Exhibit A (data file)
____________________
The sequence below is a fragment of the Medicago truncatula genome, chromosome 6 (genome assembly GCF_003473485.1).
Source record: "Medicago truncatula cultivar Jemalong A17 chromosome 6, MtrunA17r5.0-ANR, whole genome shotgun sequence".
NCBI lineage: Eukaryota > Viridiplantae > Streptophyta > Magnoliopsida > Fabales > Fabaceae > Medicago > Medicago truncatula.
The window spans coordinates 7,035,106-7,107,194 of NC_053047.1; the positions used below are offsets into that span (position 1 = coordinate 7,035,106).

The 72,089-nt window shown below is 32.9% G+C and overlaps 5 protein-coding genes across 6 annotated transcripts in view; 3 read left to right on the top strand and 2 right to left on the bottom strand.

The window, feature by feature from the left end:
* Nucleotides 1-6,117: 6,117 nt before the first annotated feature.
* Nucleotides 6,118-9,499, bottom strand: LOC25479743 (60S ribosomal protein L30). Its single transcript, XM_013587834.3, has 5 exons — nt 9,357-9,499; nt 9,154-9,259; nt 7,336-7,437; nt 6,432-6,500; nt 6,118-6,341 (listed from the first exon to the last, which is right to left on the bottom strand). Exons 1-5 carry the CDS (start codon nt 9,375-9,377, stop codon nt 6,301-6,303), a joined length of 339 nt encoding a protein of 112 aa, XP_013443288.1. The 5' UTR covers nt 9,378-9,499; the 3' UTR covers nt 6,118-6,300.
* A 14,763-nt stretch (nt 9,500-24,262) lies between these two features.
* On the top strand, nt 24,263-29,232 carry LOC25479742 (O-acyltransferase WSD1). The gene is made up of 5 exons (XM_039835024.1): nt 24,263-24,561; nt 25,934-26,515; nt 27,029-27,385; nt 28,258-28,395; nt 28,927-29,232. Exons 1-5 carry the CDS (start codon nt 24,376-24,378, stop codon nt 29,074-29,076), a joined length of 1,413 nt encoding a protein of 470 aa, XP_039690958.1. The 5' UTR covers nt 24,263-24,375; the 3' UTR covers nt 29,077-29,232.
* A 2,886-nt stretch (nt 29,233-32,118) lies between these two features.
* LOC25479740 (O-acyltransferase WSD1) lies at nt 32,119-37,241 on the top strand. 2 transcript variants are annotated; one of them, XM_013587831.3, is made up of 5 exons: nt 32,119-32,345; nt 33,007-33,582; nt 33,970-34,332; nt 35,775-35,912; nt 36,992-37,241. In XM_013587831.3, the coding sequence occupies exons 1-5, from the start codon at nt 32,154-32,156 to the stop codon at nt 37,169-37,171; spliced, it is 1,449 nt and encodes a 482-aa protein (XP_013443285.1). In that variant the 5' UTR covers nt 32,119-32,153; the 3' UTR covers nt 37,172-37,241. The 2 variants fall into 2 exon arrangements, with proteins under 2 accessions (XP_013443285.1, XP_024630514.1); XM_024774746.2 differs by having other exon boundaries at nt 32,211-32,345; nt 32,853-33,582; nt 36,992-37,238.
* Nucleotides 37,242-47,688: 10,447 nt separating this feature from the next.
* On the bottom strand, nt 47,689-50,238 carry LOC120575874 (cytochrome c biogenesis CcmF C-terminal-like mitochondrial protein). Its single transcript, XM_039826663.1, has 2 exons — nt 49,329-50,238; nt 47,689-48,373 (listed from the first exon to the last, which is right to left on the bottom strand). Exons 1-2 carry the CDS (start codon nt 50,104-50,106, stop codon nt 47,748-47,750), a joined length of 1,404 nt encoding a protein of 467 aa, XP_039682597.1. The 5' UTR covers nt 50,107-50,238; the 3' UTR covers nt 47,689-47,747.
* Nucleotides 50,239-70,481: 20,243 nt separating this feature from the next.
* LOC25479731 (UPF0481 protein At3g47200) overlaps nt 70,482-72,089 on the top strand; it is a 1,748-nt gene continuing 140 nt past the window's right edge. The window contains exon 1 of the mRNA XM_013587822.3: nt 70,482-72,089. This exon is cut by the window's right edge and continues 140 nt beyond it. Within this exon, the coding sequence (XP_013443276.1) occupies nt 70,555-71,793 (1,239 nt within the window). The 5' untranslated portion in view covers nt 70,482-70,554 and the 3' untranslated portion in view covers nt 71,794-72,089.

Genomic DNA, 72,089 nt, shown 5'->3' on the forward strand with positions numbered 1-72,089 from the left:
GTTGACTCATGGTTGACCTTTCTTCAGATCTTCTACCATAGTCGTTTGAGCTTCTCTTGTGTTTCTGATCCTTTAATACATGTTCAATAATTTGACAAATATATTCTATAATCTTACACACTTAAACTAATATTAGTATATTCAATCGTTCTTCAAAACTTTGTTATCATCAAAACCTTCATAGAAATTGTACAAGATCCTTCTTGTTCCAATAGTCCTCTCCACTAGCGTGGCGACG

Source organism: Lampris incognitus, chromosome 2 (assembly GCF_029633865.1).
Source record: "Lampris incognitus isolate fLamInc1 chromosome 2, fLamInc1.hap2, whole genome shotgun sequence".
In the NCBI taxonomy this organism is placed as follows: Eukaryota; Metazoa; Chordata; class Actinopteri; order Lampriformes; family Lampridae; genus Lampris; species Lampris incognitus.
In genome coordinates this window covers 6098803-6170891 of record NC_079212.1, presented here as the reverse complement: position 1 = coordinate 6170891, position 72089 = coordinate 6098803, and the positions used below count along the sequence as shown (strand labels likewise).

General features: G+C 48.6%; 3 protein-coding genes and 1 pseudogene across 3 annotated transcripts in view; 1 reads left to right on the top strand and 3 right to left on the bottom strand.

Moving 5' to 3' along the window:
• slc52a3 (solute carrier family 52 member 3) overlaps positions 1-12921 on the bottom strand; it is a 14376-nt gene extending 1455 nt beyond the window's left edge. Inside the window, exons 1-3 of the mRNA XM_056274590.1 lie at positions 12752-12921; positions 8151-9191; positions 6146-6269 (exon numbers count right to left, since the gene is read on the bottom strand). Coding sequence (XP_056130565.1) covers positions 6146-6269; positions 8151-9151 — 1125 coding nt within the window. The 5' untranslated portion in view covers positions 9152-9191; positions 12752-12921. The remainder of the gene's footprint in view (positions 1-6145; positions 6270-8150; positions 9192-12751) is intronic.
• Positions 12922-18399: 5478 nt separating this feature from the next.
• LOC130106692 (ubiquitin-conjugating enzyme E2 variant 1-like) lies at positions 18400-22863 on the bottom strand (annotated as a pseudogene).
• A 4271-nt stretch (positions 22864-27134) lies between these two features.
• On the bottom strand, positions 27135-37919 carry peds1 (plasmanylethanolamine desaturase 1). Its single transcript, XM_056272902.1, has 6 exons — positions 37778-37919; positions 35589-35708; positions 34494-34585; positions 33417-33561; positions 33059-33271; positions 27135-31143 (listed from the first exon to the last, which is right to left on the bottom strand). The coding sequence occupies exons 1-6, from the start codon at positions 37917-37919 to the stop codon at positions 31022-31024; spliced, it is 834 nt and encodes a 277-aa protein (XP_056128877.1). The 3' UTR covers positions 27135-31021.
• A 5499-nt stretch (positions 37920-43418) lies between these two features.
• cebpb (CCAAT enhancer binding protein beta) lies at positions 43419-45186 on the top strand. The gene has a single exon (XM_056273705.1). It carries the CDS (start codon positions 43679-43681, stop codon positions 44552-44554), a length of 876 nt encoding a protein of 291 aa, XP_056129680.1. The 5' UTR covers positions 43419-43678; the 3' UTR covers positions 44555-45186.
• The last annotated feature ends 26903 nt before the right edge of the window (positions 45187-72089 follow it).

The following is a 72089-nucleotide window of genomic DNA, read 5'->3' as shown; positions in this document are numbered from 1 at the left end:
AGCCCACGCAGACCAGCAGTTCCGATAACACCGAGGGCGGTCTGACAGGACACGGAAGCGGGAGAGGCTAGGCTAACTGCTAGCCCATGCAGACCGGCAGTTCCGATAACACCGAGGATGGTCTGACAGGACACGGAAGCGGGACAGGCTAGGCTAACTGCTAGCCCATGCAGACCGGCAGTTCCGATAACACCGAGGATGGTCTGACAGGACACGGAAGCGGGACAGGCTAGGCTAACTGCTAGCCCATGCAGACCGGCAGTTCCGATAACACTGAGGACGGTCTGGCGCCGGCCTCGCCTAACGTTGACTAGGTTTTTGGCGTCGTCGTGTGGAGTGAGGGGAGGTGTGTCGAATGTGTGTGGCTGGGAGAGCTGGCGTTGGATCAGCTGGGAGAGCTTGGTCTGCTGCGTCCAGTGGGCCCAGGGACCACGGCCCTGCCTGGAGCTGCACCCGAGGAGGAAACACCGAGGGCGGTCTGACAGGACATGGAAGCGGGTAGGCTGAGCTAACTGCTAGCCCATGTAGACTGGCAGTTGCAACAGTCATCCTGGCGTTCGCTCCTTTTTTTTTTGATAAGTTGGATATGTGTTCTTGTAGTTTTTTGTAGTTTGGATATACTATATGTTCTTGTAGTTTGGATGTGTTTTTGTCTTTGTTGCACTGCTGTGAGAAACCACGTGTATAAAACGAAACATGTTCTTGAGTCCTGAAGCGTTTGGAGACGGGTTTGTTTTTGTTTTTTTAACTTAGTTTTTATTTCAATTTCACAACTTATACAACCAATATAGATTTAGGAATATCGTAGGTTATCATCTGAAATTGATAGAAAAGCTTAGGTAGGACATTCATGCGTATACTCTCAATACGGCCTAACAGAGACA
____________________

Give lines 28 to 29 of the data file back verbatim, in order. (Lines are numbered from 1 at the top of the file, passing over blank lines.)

• A 4271-nt stretch (positions 22864-27134) lies between these two features.
• On the bottom strand, positions 27135-37919 carry peds1 (plasmanylethanolamine desaturase 1). Its single transcript, XM_056272902.1, has 6 exons — positions 37778-37919; positions 35589-35708; positions 34494-34585; positions 33417-33561; positions 33059-33271; positions 27135-31143 (listed from the first exon to the last, which is right to left on the bottom strand). The coding sequence occupies exons 1-6, from the start codon at positions 37917-37919 to the stop codon at positions 31022-31024; spliced, it is 834 nt and encodes a 277-aa protein (XP_056128877.1). The 3' UTR covers positions 27135-31021.